This recipe is actually gluten free as buckwheat has no relation to wheat. It also requires only a 15 minute rest which was the appeal for me. These are also a bit thicker than I am used to but delicious nonetheless. I used a 7 inch cast iron pan for the crêpe cooking, if you desire larger crêpes simply use a larger pan. I found the recipe here and followed it pretty precisely but I used salted (Baily’s Dairy!) butter and less salt.
1 cup buckwheat flour
2 tablespoons arrowroot (a thickening agent)
dash of salt
2 tablespoons melted butter
1 3/4 cups water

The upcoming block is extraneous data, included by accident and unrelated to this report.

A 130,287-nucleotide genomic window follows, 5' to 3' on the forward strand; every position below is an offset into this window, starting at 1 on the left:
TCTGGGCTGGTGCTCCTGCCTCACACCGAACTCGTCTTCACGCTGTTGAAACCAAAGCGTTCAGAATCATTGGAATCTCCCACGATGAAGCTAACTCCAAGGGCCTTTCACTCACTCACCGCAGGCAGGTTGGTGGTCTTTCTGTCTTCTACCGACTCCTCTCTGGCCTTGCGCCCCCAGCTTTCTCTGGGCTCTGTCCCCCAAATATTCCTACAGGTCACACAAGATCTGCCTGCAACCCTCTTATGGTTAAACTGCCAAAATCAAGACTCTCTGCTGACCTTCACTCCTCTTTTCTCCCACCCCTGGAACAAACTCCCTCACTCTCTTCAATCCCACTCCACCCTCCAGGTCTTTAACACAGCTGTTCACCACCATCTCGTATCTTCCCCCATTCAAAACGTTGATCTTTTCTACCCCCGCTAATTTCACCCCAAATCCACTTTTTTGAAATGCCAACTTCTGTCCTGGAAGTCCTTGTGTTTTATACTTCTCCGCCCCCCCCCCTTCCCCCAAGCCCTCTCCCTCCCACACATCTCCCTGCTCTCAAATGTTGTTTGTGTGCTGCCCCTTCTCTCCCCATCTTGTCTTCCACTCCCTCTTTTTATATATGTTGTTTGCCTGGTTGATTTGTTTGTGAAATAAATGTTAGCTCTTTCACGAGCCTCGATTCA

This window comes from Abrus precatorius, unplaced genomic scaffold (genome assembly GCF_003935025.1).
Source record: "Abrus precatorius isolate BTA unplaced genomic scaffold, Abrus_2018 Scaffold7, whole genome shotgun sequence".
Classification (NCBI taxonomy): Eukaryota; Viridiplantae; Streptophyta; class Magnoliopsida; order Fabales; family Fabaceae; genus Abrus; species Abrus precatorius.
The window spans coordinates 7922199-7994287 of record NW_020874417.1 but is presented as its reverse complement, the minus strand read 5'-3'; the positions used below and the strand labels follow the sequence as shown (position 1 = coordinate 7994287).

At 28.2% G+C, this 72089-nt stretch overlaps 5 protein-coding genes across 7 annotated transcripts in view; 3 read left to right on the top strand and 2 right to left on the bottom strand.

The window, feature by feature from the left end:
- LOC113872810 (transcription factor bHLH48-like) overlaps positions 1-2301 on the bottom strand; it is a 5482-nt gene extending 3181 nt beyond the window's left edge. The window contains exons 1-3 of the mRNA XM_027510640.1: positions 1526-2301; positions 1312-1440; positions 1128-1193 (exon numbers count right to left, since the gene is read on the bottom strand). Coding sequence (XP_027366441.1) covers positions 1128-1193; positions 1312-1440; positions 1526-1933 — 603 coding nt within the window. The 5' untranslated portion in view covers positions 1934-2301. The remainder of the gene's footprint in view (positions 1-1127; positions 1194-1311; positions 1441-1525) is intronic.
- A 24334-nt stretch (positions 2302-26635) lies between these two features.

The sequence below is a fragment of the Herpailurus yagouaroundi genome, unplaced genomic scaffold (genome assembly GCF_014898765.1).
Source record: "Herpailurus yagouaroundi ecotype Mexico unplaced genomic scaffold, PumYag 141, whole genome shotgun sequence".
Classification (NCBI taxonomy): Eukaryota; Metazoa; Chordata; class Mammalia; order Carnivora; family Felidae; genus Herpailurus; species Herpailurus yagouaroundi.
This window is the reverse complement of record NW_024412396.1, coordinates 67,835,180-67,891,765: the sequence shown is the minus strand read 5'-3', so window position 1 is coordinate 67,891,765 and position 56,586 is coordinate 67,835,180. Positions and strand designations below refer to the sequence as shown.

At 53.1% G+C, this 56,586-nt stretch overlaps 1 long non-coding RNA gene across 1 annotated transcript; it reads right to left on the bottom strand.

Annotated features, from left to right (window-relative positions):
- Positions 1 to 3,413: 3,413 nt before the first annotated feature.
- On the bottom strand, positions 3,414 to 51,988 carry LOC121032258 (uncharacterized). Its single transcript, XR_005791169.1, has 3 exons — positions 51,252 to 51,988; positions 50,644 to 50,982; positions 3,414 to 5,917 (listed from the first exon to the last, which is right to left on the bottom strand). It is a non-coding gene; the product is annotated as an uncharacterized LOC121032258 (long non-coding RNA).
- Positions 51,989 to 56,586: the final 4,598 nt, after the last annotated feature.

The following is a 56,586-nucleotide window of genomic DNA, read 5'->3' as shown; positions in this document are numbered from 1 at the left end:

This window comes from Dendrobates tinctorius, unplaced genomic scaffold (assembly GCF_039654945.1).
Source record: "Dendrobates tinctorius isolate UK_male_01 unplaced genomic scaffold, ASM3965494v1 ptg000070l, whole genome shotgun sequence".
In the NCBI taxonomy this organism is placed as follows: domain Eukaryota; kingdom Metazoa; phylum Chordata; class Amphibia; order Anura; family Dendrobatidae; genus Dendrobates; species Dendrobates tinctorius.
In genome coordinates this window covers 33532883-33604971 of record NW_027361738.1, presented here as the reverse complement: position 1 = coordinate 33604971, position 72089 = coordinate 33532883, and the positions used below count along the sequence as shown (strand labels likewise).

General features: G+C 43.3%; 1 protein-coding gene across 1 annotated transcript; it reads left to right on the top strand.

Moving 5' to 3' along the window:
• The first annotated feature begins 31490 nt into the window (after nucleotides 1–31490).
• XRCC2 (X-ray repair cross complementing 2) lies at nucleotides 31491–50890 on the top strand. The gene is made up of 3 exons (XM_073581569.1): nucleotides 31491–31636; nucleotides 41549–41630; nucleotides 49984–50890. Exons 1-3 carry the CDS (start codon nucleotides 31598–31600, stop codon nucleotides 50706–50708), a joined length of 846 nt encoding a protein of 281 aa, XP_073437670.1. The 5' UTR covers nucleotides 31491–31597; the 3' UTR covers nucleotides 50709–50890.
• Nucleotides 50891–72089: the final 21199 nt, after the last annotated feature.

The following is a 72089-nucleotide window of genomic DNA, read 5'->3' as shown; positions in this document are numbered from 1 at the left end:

To make the batter simply sift the dry ingredients together into a medium sized bowl. Now whisk the eggs with the water and add the butter. When the wet ingredients are well mixed pour half into the buckwheat flour and stir until incorporated and smooth. Then pour the rest of the egg mixture and finish stirring. The mixture will be a pretty dark purple color and quite runny. Let it sit for 15 minutes. Just enough time to prepare the pan and finish up the fillings. Heat a cast iron pan over medium heat and coat it with butter. Add just under 1/4 cup of the batter to the hot pan and swirl it around so that it fills the entire bottom. When the crêpe batter has started to dry out on top, after 2 or 3 minutes, flip it over to briefly cook the other side. I used my fingers to do this. A spatula is safer but less effective. The first crêpe is always, always, always, a disaster. Keep the crêpes warm in a 200 degree oven. This recipe will make 10-12 crêpes. I am planning on freezing some leftovers by wrapping them individually in plastic wrap then sealing in a freezer bag.